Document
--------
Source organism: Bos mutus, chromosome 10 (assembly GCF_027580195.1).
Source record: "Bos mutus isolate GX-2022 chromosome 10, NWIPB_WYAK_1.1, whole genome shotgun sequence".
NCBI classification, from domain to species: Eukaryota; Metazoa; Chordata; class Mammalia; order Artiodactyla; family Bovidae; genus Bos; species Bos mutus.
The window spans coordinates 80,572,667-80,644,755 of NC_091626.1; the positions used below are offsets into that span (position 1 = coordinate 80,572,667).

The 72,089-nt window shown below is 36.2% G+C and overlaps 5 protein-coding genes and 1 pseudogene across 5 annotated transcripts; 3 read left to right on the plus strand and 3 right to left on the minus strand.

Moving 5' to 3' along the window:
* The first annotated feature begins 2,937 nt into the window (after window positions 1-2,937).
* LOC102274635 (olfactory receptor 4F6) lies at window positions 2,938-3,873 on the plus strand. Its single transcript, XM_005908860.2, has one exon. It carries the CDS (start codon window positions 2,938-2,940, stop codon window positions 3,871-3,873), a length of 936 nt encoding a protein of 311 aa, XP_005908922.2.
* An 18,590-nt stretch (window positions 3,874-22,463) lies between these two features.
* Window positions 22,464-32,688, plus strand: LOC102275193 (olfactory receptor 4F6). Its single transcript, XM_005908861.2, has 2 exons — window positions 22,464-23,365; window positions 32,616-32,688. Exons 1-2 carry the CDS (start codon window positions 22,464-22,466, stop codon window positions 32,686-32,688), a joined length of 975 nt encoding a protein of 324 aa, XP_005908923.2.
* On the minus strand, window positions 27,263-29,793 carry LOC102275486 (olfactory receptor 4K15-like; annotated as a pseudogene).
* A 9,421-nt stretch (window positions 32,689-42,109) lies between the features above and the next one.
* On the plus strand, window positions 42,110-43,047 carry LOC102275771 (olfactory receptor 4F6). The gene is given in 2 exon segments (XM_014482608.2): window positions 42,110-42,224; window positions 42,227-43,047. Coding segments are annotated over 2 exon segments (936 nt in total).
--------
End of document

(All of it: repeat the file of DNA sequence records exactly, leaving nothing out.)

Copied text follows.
Source organism: Bos mutus, chromosome 10 (assembly GCF_027580195.1).
Source record: "Bos mutus isolate GX-2022 chromosome 10, NWIPB_WYAK_1.1, whole genome shotgun sequence".
NCBI classification, from domain to species: Eukaryota; Metazoa; Chordata; class Mammalia; order Artiodactyla; family Bovidae; genus Bos; species Bos mutus.
The window spans coordinates 80,572,667-80,644,755 of NC_091626.1; the positions used below are offsets into that span (position 1 = coordinate 80,572,667).

The 72,089-nt window shown below is 36.2% G+C and overlaps 5 protein-coding genes and 1 pseudogene across 5 annotated transcripts; 3 read left to right on the plus strand and 3 right to left on the minus strand.

Moving 5' to 3' along the window:
* The first annotated feature begins 2,937 nt into the window (after window positions 1-2,937).
* LOC102274635 (olfactory receptor 4F6) lies at window positions 2,938-3,873 on the plus strand. Its single transcript, XM_005908860.2, has one exon. It carries the CDS (start codon window positions 2,938-2,940, stop codon window positions 3,871-3,873), a length of 936 nt encoding a protein of 311 aa, XP_005908922.2.
* An 18,590-nt stretch (window positions 3,874-22,463) lies between these two features.
* Window positions 22,464-32,688, plus strand: LOC102275193 (olfactory receptor 4F6). Its single transcript, XM_005908861.2, has 2 exons — window positions 22,464-23,365; window positions 32,616-32,688. Exons 1-2 carry the CDS (start codon window positions 22,464-22,466, stop codon window positions 32,686-32,688), a joined length of 975 nt encoding a protein of 324 aa, XP_005908923.2.
* On the minus strand, window positions 27,263-29,793 carry LOC102275486 (olfactory receptor 4K15-like; annotated as a pseudogene).
* A 9,421-nt stretch (window positions 32,689-42,109) lies between the features above and the next one.
* On the plus strand, window positions 42,110-43,047 carry LOC102275771 (olfactory receptor 4F6). The gene is given in 2 exon segments (XM_014482608.2): window positions 42,110-42,224; window positions 42,227-43,047. Coding segments are annotated over 2 exon segments (936 nt in total).